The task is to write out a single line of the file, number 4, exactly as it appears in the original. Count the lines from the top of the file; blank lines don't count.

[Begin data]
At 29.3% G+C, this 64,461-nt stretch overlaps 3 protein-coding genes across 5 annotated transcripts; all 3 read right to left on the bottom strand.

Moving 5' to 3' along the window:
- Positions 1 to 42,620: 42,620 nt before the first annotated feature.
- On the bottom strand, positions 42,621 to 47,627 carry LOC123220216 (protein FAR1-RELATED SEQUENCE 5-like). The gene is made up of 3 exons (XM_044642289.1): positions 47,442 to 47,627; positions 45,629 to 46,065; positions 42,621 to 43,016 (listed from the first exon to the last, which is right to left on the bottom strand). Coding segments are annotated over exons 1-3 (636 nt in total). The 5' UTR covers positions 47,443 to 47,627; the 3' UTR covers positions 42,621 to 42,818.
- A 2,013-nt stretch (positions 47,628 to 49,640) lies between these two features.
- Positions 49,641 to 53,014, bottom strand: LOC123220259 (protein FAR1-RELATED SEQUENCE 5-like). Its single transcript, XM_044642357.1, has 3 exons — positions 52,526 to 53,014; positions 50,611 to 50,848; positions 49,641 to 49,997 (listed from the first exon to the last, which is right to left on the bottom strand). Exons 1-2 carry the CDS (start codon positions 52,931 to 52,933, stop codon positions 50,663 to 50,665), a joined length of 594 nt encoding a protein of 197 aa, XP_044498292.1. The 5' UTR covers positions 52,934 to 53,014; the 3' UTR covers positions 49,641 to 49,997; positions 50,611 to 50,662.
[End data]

- On the bottom strand, positions 42,621 to 47,627 carry LOC123220216 (protein FAR1-RELATED SEQUENCE 5-like). The gene is made up of 3 exons (XM_044642289.1): positions 47,442 to 47,627; positions 45,629 to 46,065; positions 42,621 to 43,016 (listed from the first exon to the last, which is right to left on the bottom strand). Coding segments are annotated over exons 1-3 (636 nt in total). The 5' UTR covers positions 47,443 to 47,627; the 3' UTR covers positions 42,621 to 42,818.